Abstract

Adolescent Latina mothers have the highest birthrate among all ethnic groups in the United States and are more likely to experience depressive symptoms, which can take a large toll on the adolescent mother’s psychological adjustment. Maladjustment of the mother can result in other negative outcomes, such as poor parenting, family functioning, and child development. The current study examined the acculturation gap between the adolescents and mothers and how it is associated with adolescents’ psychological distress. Acculturation is an important concept related to this population and is defined as the acceptance of a host culture. Culturally based misunderstandings between parents and children can contribute to a gap in cultural values, known as an acculturation gap. We hypothesized that a smaller gap between the adolescent and grandmother would be associated with lower psychological distress, and a larger gap would lead to higher distress.

Hierarchical linear regression analyses, controlling for acculturation level and perceived maternal support revealed that parent-child dyads with a smaller acculturation gap, had adolescents that had less psychological distress than dyads with a larger acculturation gap. Specifically, parent-child dyads in which the adolescents believed that the mother viewed them as too Americanized, had adolescents who experienced more psychological distress. Findings contribute to an important body of research on predictors of psychological adjustment among young Latina mothers that would inform intervention efforts for this at-risk population. Findings suggest that interventions should focus on overcoming intergenerational and intercultural conflict, promoting mutual understanding, and building skills that enhance communication.

Modified Abstract

Latina Adolescent mothers have the highest birthrate among all ethnic groups in the United States and are at higher risk of experiencing depressive symptoms. Maladjustment of the adolescent mother can result in other negative outcomes, such as poor parenting, family functioning, and child development. The current study examined the acculturation gap between adolescents and mothers and how it is associated with adolescents’ psychological distress. Results indicated that mother-child dyads in which the adolescent believed that the mother viewed them as too Americanized, had adolescents who experienced more psychological distress. Findings inform intervention efforts targeting depressive symptoms in this at-risk population. Findings suggest that interventions should focus on overcoming intergenerational and intercultural conflict, promoting mutual understanding, and building skills that enhance communication.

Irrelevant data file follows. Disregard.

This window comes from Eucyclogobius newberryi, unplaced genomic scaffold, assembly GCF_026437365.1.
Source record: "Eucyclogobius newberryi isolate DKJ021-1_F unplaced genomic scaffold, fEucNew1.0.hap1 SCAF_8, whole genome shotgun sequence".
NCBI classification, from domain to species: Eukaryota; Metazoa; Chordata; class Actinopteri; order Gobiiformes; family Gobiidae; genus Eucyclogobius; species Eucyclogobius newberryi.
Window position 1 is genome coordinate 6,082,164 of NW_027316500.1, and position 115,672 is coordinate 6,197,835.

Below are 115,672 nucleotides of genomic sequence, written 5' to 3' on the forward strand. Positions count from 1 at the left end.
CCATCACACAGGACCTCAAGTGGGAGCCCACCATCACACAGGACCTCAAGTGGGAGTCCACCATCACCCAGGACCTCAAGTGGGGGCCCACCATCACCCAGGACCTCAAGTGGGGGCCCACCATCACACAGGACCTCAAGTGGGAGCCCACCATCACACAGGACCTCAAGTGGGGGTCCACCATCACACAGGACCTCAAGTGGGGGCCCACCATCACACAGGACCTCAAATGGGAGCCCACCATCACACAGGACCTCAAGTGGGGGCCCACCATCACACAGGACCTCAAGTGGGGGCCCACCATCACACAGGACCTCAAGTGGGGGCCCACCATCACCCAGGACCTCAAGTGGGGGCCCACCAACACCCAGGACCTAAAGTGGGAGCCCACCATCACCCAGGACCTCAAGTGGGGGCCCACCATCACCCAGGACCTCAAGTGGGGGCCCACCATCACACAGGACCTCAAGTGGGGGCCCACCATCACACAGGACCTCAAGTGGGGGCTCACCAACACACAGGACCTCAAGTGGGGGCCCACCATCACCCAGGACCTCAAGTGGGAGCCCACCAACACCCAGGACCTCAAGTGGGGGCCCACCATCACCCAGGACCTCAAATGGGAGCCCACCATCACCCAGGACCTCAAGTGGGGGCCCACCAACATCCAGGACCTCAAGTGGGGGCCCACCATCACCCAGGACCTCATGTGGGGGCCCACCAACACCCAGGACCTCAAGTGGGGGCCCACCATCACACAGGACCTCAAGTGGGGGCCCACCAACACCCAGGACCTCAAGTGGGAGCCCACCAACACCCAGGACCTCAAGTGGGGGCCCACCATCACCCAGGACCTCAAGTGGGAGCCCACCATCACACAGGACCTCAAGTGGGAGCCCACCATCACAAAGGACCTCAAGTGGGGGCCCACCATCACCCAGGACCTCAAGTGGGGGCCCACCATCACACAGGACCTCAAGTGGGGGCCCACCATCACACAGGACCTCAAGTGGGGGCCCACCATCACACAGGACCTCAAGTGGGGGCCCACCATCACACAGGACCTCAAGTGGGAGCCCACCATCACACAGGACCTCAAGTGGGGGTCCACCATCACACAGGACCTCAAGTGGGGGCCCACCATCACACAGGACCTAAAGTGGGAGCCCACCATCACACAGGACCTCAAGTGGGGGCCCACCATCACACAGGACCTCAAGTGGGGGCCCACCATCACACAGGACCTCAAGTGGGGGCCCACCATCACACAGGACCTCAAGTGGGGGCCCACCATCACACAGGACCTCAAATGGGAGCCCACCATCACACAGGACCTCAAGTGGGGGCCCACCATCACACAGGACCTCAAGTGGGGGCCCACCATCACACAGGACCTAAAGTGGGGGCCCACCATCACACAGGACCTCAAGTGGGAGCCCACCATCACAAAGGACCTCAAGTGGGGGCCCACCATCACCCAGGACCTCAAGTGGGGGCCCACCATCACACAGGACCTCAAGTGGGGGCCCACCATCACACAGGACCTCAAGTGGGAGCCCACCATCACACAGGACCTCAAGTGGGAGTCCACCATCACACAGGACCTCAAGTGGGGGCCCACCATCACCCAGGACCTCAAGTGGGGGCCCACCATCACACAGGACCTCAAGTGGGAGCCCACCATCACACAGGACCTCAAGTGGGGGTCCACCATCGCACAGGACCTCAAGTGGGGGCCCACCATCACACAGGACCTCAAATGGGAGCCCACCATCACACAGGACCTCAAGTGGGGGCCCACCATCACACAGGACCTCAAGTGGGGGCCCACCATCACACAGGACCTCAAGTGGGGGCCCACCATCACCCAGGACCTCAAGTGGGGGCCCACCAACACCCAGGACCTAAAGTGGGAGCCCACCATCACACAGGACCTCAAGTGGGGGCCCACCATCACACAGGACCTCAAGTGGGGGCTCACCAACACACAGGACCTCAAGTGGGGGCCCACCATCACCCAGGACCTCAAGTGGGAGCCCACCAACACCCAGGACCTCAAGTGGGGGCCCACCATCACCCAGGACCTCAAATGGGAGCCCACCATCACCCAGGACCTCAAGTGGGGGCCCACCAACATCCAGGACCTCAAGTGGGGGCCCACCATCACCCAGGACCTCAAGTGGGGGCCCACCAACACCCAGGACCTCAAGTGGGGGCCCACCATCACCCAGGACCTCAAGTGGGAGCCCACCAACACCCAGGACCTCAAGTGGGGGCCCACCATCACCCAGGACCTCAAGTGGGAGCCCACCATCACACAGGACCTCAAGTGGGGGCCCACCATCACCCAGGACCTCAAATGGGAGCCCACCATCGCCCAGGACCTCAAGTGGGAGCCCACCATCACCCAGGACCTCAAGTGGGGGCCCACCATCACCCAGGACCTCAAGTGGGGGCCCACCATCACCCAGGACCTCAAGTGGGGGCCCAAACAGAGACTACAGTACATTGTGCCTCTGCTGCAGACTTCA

Research Category

Psychology

Primary Author's Major

Psychology

Mentor #1 Information

Dr. Josefina Grau

Mentor #2 Information

Ms. Aimee Hammer

Presentation Format

Poster

Start Date

21-3-2017 1:00 PM

Research Area

Developmental Psychology | Multicultural Psychology | Psychology

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Mar 21st, 1:00 PM

Effects of the Acculturation Gap on Psychological Distress Among Latina Adolescent Mothers

Adolescent Latina mothers have the highest birthrate among all ethnic groups in the United States and are more likely to experience depressive symptoms, which can take a large toll on the adolescent mother’s psychological adjustment. Maladjustment of the mother can result in other negative outcomes, such as poor parenting, family functioning, and child development. The current study examined the acculturation gap between the adolescents and mothers and how it is associated with adolescents’ psychological distress. Acculturation is an important concept related to this population and is defined as the acceptance of a host culture. Culturally based misunderstandings between parents and children can contribute to a gap in cultural values, known as an acculturation gap. We hypothesized that a smaller gap between the adolescent and grandmother would be associated with lower psychological distress, and a larger gap would lead to higher distress.

Hierarchical linear regression analyses, controlling for acculturation level and perceived maternal support revealed that parent-child dyads with a smaller acculturation gap, had adolescents that had less psychological distress than dyads with a larger acculturation gap. Specifically, parent-child dyads in which the adolescents believed that the mother viewed them as too Americanized, had adolescents who experienced more psychological distress. Findings contribute to an important body of research on predictors of psychological adjustment among young Latina mothers that would inform intervention efforts for this at-risk population. Findings suggest that interventions should focus on overcoming intergenerational and intercultural conflict, promoting mutual understanding, and building skills that enhance communication.